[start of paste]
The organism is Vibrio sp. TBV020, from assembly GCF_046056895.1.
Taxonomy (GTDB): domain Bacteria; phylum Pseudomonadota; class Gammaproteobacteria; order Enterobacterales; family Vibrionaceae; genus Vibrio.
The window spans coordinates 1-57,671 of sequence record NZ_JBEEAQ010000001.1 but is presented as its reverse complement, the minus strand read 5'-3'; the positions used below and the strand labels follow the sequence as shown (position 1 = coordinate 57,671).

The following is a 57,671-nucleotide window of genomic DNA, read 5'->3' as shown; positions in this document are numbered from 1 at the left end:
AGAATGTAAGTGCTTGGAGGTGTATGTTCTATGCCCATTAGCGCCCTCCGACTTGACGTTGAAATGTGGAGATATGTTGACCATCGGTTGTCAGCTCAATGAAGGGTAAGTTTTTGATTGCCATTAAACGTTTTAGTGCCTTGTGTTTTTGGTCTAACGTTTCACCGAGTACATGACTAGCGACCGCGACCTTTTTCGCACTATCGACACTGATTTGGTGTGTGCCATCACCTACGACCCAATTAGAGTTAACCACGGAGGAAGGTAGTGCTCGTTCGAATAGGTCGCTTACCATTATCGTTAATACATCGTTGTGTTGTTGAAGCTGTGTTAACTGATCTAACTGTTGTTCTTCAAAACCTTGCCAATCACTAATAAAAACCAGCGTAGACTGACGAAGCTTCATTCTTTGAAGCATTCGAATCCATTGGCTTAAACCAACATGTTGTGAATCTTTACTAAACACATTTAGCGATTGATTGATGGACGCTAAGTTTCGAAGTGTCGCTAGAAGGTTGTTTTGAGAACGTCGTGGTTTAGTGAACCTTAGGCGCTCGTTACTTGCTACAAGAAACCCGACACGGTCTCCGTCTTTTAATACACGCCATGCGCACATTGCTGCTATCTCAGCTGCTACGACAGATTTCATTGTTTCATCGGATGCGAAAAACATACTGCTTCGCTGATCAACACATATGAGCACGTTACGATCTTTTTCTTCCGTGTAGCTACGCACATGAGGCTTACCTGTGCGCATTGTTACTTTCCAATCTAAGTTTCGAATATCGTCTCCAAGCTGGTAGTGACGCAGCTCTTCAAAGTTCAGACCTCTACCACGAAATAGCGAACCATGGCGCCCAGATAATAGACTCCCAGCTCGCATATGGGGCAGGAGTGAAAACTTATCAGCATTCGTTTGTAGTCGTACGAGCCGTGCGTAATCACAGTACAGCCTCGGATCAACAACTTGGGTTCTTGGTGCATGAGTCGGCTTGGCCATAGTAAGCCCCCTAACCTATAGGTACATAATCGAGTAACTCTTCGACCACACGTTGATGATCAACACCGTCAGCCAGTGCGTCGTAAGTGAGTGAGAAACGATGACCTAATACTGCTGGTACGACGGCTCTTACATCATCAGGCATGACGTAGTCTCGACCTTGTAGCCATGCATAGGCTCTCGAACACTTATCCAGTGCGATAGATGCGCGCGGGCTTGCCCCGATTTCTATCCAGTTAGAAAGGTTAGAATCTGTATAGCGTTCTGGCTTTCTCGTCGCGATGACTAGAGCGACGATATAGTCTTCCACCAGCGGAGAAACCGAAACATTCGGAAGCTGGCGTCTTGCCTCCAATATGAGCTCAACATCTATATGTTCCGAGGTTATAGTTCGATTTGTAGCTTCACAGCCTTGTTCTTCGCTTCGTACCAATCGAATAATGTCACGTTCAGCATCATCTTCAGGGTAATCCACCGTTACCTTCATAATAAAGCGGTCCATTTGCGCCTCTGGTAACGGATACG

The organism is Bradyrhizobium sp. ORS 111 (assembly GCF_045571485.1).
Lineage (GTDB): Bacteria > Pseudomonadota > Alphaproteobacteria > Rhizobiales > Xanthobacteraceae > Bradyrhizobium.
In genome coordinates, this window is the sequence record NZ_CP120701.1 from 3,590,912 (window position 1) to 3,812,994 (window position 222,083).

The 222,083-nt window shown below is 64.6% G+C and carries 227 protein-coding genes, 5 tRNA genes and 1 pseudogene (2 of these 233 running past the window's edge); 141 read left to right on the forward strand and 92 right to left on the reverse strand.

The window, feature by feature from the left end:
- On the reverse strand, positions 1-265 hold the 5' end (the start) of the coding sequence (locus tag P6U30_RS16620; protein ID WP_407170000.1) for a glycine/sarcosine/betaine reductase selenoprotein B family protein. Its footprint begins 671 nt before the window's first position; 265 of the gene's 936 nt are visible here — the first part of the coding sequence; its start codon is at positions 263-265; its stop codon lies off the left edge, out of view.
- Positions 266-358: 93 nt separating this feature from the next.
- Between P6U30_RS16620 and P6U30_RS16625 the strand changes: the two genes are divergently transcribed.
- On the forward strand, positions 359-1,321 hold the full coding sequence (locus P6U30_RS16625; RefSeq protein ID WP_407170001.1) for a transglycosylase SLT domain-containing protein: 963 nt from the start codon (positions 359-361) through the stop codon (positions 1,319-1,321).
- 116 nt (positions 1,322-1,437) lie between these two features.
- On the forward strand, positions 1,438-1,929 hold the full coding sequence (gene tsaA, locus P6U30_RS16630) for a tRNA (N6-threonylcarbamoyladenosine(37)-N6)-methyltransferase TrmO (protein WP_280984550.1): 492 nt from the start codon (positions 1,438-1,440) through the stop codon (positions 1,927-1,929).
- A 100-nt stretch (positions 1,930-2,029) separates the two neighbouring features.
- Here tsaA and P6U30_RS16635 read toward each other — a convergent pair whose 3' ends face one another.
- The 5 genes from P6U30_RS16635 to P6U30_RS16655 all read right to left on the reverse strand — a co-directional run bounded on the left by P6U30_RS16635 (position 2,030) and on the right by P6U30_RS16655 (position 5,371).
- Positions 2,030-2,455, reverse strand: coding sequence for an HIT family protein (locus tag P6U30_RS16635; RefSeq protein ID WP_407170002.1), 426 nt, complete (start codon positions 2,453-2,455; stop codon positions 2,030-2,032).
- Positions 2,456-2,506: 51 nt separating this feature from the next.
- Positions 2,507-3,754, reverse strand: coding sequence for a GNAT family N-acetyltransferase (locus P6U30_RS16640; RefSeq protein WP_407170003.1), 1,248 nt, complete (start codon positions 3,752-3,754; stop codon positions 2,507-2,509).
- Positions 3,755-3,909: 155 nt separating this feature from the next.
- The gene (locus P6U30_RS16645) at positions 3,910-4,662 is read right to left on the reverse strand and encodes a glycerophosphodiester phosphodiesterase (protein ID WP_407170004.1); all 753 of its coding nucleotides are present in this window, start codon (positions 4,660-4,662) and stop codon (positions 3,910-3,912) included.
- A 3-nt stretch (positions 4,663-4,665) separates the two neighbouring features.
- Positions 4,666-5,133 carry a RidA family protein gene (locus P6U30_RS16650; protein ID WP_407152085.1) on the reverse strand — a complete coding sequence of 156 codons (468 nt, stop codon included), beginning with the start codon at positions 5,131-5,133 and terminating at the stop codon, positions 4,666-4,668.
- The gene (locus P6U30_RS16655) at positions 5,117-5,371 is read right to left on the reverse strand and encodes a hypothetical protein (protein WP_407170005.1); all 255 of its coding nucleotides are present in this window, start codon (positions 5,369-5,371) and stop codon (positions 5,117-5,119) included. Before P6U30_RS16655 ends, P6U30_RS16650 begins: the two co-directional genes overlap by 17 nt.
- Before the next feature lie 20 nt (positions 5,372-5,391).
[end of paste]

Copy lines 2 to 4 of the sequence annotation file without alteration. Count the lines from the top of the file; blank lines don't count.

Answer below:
Taxonomy (GTDB): domain Bacteria; phylum Pseudomonadota; class Gammaproteobacteria; order Enterobacterales; family Vibrionaceae; genus Vibrio.
The window spans coordinates 1-57,671 of sequence record NZ_JBEEAQ010000001.1 but is presented as its reverse complement, the minus strand read 5'-3'; the positions used below and the strand labels follow the sequence as shown (position 1 = coordinate 57,671).

The following is a 57,671-nucleotide window of genomic DNA, read 5'->3' as shown; positions in this document are numbered from 1 at the left end: